• davidallen909

      Huh, you and Doug both read a Grisham last month. I feel left out. I haven’t read any of yours, but I believe my parents read some/all of the Father Brown mysteries. My reading of Antony and Cleopatra in July did make me curious what is known about her, but as with a lot of mild impulses, it hasn’t translated into even reading her Wikipedia page.

    • Terri Shafer

      Richard, it seems that we do have some of the same reading interests. I have read The Girls of Atomic City and Cleopatra. And I have The Innocence of Father Brown but haven’t read it yet, however, I am reading The Man Who Knew Too Much by Chesterton right now. I hadn’t read Chesterton before but wanted to, so am enjoying it.

  • Terri Shafer

    Hello David, I enjoy reading your book blog every month and thought I needed to start joining in! I’ve always loved reading and since I retired I’ve been able to read a LOT more! So here was my September:

    1) A Gentleman in Moscow by Amor Towles — this is my first by Towles and I really enjoyed it! It inspired me to read more Russian writing, so I read short stories: The Nose by Nikolai Gogol and The Bet by Anton Chekhov. And I also finished a three-month reading of:

    2) The Brothers Karamazov by Fyodor Dostoyevsky — I pieced it out a little per day and I enjoyed it quite a bit (I read War and Peace earlier this year!). I think I’ll keep on with the Russian novels if I can.

    3) The Time Machine by H.G. Wells — I’ve read others by Wells but never this one & I thought it was time. I liked it pretty well.

    4) The Phantom of the Opera by Gaston Leroux — can you tell I’m trying to catch up on the classics?! But since I can’t live on classics alone, I read:

    5) Do Androids Dream of Electric Sheep? by (who else?) Philip K. Dick — I appreciate your read this month, David! I read The Man in the High Castle last month. I’m enjoying him quite a bit. And that futuristic read lead me to:

    6) Make Room! Make Room! by HarryHarrison — this is the book that the movie “Soylent Green” was based on. It is very interesting to me to see what the writers of the 60’s thought “the future” was going to be like. So then for some lighter reads:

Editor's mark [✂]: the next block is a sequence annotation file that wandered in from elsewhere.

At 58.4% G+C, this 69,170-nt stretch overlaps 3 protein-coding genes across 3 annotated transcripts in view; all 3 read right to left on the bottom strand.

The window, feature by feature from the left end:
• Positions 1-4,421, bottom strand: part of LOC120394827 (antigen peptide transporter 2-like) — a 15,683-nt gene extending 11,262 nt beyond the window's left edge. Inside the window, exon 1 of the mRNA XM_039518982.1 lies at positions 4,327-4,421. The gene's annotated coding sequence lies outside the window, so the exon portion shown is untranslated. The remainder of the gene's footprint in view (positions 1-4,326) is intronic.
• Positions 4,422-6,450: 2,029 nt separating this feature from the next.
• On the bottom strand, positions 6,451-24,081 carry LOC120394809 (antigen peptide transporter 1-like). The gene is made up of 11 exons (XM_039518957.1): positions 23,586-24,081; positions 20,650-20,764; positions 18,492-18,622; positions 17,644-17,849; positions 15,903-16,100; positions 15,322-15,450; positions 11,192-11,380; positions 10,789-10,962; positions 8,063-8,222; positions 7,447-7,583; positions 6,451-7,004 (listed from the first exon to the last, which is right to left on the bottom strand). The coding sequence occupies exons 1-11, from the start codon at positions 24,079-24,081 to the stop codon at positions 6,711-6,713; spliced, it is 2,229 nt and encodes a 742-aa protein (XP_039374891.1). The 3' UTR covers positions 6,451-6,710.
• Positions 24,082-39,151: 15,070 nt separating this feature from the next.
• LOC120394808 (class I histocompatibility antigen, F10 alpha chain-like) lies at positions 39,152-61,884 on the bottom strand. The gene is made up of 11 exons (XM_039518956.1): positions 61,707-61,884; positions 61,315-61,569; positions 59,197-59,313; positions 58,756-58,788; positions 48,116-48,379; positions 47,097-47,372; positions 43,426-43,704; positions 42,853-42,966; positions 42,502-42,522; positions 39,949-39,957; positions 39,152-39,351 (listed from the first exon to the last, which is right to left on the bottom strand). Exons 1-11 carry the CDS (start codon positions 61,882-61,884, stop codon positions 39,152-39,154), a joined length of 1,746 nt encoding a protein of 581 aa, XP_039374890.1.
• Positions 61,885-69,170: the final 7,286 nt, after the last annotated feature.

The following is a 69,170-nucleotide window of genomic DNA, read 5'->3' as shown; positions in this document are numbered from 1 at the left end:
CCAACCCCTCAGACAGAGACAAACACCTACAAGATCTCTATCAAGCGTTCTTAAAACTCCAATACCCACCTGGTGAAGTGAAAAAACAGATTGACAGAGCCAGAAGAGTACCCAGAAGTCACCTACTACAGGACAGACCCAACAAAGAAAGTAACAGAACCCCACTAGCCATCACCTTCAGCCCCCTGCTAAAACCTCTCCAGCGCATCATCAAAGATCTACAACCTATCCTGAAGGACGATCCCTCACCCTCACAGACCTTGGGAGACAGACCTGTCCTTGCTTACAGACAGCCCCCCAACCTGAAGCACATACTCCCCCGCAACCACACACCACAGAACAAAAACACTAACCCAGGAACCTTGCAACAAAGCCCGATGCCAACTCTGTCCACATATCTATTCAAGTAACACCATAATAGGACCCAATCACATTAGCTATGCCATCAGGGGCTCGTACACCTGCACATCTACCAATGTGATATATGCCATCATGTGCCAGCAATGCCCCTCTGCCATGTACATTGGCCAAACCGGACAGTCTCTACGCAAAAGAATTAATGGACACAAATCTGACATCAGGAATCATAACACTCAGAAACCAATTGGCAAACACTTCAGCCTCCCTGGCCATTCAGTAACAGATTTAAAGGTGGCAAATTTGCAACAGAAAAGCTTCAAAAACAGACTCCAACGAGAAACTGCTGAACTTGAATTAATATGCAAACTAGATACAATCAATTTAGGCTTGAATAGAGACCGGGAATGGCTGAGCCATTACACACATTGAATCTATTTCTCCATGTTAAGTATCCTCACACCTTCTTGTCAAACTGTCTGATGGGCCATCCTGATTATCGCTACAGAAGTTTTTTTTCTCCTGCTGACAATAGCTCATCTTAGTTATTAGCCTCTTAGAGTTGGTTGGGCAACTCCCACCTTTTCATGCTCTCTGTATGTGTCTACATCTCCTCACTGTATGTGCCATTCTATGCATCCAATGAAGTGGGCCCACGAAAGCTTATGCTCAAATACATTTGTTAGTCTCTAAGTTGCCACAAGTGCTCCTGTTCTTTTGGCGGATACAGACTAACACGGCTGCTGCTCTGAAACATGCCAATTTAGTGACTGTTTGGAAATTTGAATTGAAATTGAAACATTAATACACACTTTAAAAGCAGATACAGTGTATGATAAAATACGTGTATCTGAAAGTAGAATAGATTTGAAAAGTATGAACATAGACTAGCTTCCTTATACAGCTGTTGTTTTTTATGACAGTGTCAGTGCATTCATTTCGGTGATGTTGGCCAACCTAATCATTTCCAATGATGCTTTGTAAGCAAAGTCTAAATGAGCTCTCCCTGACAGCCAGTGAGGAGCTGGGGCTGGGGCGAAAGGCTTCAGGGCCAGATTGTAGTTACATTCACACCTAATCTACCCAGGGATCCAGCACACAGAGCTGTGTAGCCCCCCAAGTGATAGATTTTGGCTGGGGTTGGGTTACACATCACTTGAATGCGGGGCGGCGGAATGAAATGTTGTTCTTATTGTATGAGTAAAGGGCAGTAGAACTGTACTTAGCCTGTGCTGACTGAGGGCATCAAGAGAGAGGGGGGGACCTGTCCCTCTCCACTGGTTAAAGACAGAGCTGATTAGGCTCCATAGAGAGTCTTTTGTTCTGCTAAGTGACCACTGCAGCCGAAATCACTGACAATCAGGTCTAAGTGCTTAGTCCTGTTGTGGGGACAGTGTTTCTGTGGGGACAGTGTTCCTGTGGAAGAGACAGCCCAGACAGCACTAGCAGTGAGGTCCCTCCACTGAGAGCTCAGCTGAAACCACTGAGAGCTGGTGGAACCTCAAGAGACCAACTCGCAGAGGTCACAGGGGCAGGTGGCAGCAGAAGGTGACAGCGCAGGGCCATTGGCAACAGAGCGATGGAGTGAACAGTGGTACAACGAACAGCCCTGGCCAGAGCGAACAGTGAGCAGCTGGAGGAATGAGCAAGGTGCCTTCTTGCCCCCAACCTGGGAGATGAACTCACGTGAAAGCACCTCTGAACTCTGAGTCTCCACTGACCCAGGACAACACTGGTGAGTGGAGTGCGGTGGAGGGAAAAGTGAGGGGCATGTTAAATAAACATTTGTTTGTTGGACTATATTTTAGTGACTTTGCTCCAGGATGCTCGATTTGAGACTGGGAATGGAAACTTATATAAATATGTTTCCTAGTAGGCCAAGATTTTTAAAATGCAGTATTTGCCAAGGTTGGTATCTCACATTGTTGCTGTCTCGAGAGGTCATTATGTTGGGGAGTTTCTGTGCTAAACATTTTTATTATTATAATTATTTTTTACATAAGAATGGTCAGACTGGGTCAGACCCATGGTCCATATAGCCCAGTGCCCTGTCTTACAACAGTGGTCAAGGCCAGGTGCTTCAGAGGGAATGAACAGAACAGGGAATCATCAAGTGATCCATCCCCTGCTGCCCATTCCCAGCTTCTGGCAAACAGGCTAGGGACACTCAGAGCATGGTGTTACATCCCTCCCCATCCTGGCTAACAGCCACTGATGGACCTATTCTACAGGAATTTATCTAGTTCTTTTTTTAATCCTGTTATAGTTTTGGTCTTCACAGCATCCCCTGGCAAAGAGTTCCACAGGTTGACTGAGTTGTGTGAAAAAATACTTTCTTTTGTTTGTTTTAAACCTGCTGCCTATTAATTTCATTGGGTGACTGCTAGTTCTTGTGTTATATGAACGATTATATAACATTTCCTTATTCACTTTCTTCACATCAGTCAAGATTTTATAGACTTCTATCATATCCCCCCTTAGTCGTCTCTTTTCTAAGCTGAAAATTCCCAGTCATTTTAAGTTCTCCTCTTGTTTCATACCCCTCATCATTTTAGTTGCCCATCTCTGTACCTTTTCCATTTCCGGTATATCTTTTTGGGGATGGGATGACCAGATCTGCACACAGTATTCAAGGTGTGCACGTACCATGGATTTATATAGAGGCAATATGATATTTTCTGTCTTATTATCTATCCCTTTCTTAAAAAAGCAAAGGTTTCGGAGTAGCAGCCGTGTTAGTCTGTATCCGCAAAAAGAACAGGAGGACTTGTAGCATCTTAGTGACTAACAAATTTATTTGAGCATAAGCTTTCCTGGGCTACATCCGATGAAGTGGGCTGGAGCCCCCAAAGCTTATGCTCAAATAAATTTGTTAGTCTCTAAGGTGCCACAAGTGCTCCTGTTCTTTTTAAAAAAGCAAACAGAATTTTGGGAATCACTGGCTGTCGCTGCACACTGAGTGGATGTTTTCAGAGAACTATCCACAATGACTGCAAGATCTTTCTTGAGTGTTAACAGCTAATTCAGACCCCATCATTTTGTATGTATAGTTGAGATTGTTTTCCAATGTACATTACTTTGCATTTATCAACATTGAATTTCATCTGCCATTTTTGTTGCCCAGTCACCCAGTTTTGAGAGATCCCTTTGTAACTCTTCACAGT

7) Dinner with Edward by Isabel Vincent — this was a recommendation from David’s mother — and I Always read what she recommends to me! I loved this one!

    8) The Novel Habits of Happiness by Alexander McCall Smith — I really enjoy this author, but he almost writes faster than I can read. I’ve read 49 of his and have several more that I need to read to catch up with him!

    9) Appointment in Samarra by John O’Hara — this was OK. I like the original story so much that I was disappointed in this book.

    10) Eleanor Oliphant is Completely Fine by Gail Honeyman — from the best seller list. I enjoyed this funny, but sometimes sad, fiction story of a dysfunctional woman, how she got this way, and how she changed her life over time.

    Hope this wasn’t too much detail, but I’m really enjoying my reading, and I like to interact with others who seem to enjoy reading as much as I do. And knowing David from “way back” I know he enjoys his books! Happy Reading for October!

    • Richard_Pietrasz

      Welcome to this reading club, and ten is a big month.

      I read Time Machine many years ago, and once again, and Make Room twice too, plus the PKDick, we tend to have similar tastes here but always willing to explore.

      I was going to write I most likely read 9 tomorrows as it is on my sister’s bookshelf and I know I read most of the stories, plus Cosmos, so now I did.

    • Doug Evans

      Welcome aboard, Terri! I don’t think there’s such a thing as too much detail around here, but then, I write a mini-doctoral thesis here each month, so I may not be the best judge. I just finished reading “Gentleman in Moscow” last week, and enjoyed it as well. Looking forward to your future posts!

      • Terri Shafer

        Thanks Doug. And, yes, I’ve enjoyed many of your theses over the past months 😉
        Glad you enjoyed “Gentleman in Moscow.” I’m going to try to get to Towles’ “Rules of Civility” soon & see how I like it.